August Pullman has a birth defect that caused his face to be deformed. People have difficulty looking at him, and he has become a master at noticing even the most subtle reaction. For the most part, he has been in a cocoon of love – his mother has homeschooled him, and his family loves him unconditionally. But then fifth grade comes, and his parents have decided that it’s time for him to go to school like everyone else.
Anyone who remembers their school days remembers that fifth grade was not an easy year. Kids are growing up, trying to figure out who they are, trying to fit in with the cool kids. And then along comes August, brave and terrified, and his classmates’ reactions to him are both typical and life-affirming.
As a teacher myself, I can vouch that this book is spot-on in describing life in a school. The students, the teachers, the parents – they are all out there, just as they are in Wonder. I’ve read plenty of middle grade fiction, but this one gets the prize for a realistic view of daily school life.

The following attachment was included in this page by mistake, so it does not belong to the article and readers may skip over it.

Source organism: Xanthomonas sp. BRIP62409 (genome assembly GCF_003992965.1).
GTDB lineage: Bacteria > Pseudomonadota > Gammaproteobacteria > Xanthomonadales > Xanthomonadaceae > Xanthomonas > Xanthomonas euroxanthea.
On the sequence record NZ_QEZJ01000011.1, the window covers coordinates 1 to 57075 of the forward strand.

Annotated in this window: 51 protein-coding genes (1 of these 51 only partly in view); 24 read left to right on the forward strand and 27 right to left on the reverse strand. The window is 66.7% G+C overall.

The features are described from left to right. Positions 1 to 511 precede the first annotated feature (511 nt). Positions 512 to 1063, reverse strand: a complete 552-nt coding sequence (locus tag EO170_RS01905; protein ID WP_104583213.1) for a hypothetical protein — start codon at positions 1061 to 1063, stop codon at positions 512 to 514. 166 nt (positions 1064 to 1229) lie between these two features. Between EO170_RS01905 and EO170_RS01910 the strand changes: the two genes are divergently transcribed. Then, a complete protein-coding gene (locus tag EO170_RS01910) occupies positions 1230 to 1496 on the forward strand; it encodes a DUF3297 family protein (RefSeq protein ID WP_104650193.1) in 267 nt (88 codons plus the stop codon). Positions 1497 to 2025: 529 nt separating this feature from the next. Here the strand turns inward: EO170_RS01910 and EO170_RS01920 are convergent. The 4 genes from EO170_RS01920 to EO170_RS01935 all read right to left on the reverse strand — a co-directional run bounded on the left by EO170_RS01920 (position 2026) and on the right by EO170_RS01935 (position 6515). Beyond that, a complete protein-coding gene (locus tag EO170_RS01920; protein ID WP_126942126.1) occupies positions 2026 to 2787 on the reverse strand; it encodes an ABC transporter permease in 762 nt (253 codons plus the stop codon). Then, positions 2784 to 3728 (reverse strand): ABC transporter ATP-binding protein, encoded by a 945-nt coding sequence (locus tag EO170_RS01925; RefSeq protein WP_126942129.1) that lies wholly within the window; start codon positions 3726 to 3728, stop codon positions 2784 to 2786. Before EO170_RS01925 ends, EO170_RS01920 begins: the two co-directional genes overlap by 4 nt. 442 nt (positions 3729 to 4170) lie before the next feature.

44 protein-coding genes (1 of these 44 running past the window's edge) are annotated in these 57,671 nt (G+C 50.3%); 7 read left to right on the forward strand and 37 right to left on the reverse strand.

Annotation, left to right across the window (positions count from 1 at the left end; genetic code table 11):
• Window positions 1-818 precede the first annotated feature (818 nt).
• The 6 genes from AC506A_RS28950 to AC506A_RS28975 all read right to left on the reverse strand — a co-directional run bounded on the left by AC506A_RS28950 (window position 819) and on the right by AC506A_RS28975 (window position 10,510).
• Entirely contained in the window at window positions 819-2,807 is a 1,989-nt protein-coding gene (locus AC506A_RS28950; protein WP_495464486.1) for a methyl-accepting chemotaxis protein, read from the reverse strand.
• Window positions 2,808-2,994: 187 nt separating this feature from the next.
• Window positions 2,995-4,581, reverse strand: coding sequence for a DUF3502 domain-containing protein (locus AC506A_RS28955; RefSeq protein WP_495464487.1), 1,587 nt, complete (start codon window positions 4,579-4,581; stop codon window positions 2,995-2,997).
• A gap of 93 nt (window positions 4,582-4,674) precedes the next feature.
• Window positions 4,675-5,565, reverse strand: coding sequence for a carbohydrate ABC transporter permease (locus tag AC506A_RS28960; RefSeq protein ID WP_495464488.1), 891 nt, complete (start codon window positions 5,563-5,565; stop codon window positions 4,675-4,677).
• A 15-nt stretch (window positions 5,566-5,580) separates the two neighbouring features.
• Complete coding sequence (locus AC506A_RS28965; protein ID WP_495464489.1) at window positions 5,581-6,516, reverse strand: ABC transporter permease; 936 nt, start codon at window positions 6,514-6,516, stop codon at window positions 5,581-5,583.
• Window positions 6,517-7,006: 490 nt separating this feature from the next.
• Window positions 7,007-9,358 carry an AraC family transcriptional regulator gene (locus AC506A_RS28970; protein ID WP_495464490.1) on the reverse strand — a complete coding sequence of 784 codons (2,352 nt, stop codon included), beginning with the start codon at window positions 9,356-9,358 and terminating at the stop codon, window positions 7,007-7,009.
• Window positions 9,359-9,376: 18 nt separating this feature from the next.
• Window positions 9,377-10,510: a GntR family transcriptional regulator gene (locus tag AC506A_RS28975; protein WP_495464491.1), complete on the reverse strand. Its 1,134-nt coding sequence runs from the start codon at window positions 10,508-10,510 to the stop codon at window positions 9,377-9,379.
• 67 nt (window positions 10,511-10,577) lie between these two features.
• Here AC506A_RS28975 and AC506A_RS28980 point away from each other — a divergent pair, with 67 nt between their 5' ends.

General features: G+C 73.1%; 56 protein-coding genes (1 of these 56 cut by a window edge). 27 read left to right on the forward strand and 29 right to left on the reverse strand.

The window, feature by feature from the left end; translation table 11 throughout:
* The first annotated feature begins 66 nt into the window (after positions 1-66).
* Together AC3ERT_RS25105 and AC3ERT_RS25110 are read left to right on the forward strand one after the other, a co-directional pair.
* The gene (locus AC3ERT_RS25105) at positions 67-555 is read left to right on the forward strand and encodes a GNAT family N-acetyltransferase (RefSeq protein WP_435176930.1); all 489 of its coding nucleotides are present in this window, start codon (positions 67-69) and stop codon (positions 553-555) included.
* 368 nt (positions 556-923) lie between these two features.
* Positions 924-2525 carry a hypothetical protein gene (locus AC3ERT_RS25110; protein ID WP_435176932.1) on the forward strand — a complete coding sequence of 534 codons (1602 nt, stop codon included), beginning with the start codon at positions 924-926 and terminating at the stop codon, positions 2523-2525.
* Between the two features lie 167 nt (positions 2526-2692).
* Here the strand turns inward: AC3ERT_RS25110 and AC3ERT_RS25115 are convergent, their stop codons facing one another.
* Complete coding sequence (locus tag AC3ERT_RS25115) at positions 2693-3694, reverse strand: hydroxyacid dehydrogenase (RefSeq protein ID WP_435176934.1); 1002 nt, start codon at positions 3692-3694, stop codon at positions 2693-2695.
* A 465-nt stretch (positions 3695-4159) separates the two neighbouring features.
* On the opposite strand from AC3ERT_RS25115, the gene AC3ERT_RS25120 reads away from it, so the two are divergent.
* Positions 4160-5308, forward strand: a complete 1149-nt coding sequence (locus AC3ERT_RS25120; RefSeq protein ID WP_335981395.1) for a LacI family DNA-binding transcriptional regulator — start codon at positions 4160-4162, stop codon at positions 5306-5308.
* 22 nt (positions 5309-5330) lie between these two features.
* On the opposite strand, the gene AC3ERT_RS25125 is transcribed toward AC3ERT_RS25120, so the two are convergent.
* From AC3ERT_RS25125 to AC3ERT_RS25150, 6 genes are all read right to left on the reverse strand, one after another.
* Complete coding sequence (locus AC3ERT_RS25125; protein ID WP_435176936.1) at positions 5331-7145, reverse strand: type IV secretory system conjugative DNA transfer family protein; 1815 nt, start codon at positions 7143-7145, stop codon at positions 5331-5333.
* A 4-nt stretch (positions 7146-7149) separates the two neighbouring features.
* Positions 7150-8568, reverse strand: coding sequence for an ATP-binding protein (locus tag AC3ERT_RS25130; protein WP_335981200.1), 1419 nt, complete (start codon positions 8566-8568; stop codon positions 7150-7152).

And one of the amazing things about this book is that we don’t just see August’s point of view. We start there; we can see life through his eyes. And then in the next section, we switch to his sister’s point of view – and suddenly everything is different from how we saw it at first. R.J. Palacio gets so completely inside the heads of her characters that you can’t help but see everything that way, too.
August is a wonder, and so is this book. So true to life, so poignant. So filled with hope. So inspiring. Family, friends, random strangers – please read this book.